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Human Rights

Assam goes up in flames with violent anti-CAB protests

GUWAHATI/NEW DELHI : Assam turned into a battleground on Wednesday with massive and violent protests across the state against the Citizenship (Amendment) Bill, but the government pushed the contentious legislation through Parliament overruling a vociferous Opposition that alleged it was against the idea of India as a secular nation.

As thousands of people including students hit the streets in Assam, police fired rubber bullets and tear gas shells and baton-charged the protesters leaving many of them injured, while curfew was imposed in Guwahati and a clampdown on internet services was announced across several districts of the state.

Similar protests rocked several other North-Eastern states, but the bill was passed by majority later in the evening in Rajya Sabha after a hours-long debate, two days after it was cleared in Lok Sabha. The bill now requires President’s signature to become a law.

Army deployment was announced in Tripura and Assam, where the influx of Bangladeshi immigrants has always been an emotive issue for natives of the state. The Centre also airlifted 5,000 paramilitary personnel to Northeastern states, including Assam, for maintenance of law and order duties.

Agitated students, protesting against the proposed law that seeks to grant Indian citizenship to all but Muslim refugees from Pakistan, Bangladesh and Afghanistan, blocked road and rail traffic, pulled down barricades and even lobbed back the shells fired at them by the police.

A motorcycle rally was also organised against the bill, while discarded tyres, wooden logs and vehicles were set on fire as chaos prevailed on highways.

They also damaged a stage erected for Prime Minister Narendra Modi’s proposed summit meeting with his Japanese counterpart Shinzo Abe on Sunday, while pulling down hoardings and banners advertising the government’s welfare schemes and made a bonfire of those before the secretariat.

Though no single party or student body had officially called for a shutdown, the protesters fought pitched battles with security forces in the restive state, including in front of the secretariat, the seat of the state’s BJP government, plunging the state into chaos of a magnitude unseen since the violent 6-year movement by students that ended with the signing of the Assam accord in 1985.

Anti-CAB protests were also held in the national capital at Jantar Mantar and in several other parts of the country, even as the government strongly pushed for the bill in Rajya Sabha despite vociferous opposition by several parties who alleged the proposed law was a direct attack on the Indian Constitution and on the country’s secular character.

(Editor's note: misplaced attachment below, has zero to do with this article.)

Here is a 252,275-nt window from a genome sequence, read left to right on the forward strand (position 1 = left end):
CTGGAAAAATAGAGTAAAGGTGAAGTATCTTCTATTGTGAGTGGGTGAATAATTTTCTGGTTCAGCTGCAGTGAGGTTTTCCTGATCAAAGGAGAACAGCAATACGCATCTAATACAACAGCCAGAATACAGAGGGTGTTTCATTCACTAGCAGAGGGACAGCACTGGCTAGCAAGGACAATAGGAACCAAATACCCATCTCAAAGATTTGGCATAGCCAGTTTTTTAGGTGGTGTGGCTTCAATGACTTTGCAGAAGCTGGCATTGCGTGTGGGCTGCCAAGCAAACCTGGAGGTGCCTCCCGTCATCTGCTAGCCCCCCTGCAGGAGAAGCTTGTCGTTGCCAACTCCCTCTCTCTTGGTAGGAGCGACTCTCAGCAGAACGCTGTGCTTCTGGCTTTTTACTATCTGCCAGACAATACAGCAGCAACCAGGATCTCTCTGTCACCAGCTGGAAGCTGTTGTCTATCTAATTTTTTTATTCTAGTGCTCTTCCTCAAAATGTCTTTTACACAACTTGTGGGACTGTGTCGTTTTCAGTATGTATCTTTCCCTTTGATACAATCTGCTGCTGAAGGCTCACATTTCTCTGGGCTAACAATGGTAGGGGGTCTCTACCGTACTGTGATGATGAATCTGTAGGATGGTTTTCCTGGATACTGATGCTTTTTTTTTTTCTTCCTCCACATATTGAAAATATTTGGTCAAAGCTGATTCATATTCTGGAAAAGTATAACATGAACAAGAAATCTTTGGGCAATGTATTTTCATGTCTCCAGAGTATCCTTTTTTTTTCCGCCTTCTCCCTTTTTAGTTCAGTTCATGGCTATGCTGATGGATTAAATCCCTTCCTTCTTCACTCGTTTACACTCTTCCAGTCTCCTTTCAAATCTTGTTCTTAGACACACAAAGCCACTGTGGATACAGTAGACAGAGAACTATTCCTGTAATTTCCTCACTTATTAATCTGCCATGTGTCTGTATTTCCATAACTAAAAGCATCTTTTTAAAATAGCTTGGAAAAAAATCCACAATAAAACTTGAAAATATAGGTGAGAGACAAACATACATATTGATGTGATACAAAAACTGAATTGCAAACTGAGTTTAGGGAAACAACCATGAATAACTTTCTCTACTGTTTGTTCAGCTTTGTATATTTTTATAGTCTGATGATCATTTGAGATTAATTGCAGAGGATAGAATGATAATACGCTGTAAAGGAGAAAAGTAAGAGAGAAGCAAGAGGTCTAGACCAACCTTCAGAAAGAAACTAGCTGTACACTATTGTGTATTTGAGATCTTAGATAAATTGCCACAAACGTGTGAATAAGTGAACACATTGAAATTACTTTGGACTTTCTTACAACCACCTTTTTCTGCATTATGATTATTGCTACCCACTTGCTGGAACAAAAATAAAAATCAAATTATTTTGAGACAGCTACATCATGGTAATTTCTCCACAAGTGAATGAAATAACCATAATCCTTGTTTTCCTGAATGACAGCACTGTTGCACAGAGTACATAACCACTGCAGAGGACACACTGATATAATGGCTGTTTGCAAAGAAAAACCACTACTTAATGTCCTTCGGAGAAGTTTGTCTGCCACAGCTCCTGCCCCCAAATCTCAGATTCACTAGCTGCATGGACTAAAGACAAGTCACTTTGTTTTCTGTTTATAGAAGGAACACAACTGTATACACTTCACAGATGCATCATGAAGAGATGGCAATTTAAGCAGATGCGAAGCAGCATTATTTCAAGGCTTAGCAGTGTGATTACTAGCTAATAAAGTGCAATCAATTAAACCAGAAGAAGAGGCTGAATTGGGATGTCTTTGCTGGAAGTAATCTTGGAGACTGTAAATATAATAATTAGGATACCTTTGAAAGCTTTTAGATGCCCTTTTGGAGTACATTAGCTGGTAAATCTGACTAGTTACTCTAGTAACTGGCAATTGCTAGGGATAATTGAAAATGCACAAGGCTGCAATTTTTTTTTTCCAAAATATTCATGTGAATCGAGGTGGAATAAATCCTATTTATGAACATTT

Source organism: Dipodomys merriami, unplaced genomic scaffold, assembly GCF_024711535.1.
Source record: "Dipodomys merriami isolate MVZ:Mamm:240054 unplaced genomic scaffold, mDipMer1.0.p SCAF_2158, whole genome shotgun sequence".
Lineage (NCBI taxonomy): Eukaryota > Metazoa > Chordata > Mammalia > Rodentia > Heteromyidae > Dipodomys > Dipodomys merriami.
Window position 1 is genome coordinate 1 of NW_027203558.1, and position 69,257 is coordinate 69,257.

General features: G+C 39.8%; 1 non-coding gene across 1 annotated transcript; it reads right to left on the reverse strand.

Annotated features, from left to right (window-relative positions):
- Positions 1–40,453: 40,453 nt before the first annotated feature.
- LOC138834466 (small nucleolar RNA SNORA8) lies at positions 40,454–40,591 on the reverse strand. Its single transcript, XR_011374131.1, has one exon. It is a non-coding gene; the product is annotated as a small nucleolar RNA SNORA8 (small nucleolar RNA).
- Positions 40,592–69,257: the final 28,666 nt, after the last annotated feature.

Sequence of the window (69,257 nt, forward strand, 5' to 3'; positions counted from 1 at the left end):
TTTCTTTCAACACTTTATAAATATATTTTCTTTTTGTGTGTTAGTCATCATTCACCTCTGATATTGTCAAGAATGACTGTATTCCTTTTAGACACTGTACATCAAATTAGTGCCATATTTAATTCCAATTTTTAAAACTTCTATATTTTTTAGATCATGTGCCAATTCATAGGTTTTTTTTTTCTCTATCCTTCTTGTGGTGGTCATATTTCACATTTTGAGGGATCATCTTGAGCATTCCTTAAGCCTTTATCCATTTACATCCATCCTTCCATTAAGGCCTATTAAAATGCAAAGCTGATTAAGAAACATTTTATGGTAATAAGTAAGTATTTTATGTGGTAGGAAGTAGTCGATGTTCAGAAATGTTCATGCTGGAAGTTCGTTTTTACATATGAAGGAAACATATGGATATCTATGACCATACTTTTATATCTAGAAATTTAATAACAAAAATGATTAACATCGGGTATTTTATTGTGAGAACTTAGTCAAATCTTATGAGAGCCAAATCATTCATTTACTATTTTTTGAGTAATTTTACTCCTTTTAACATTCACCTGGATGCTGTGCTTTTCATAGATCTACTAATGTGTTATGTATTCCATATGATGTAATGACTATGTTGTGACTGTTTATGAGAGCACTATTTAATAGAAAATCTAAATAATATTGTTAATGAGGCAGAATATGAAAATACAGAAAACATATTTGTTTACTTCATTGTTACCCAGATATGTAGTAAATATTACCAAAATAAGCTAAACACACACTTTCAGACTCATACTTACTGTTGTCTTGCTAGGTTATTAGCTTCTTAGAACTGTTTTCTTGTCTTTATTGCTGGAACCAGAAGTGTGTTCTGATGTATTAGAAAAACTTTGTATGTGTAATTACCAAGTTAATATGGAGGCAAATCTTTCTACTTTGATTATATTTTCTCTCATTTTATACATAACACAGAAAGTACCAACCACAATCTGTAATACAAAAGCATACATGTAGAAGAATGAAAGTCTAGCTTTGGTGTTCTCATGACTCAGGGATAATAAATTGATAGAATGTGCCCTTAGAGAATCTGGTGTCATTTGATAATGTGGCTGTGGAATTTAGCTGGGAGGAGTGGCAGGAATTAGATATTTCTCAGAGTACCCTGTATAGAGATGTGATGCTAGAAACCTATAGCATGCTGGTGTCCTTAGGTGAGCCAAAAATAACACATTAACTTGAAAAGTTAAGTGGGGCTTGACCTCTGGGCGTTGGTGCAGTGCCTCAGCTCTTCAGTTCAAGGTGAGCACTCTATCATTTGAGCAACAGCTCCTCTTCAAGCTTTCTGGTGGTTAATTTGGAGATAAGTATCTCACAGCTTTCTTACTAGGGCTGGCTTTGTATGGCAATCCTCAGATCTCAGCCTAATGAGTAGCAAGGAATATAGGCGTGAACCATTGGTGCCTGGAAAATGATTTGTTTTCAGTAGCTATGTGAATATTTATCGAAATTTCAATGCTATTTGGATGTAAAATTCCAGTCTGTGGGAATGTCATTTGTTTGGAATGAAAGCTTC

The RSS, meanwhile, readied plans to launch a nationwide campaign in favour of the proposed law, with a top functionary saying the bill would have a limited impact in Assam but will benefit more than 1.5 crore people across the country, including over 72 lakh in West Bengal itself.

The RSS and BJP leaders said the persecuted Hindus, Sikhs and Buddhists who have been staying in India for a decade will benefit and asserted that that they are “natural citizens” of the country.

After getting the bill passed in Lok Sabha on Monday, Home Minister Amit Shah made a strong pitch for its passage in Rajya Sabha while rejecting a strong opposition by several parties and sought to return the criticism towards the Congress saying this legislation got necessitated because of partition at the time of independence.

Human Rights, Politics

What is CAB ? Isn’t it a injustice and deprivation to Assam


further to amend the Citizenship Act, 1955.
BE it enacted by Parliament in the Seventieth Year of the Republic of India as
1. (1) This Act may be called the Citizenship (Amendment) Act, 2019.
(2) It shall come into force on such date as the Central Government may, by notification
in the Official Gazette, appoint.
Short title and
Bill No. 370 of 2019
2. In the Citizenship Act, 1955 (hereinafter referred to as the principal Act), in section 2,
in sub-section (1), in clause (b), the following proviso shall be inserted, namely:—
“Provided that any person belonging to Hindu, Sikh, Buddhist, Jain, Parsi or
Christian community from Afghanistan, Bangladesh or Pakistan, who entered into
India on or before the 31st day of December, 2014 and who has been exempted by the
Central Government by or under clause (c) of sub-section (2) of section 3 of the
Passport (Entry into India) Act, 1920 or from the application of the provisions of the
Foreigners Act, 1946 or any rule or order made thereunder, shall not be treated as
illegal migrant for the purposes of this Act;”.
3. After section 6A of the principal Act, the following section shall be inserted,
‘6B. (1) The Central Government or an authority specified by it in this behalf
may, subject to such conditions, restrictions and manner as may be prescribed, on an
application made in this behalf, grant a certificate of registration or certificate of
naturalisation to a person referred to in the proviso to clause (b) of sub-section (1) of
section 2.
(2) Subject to fulfilment of the conditions specified in section 5 or the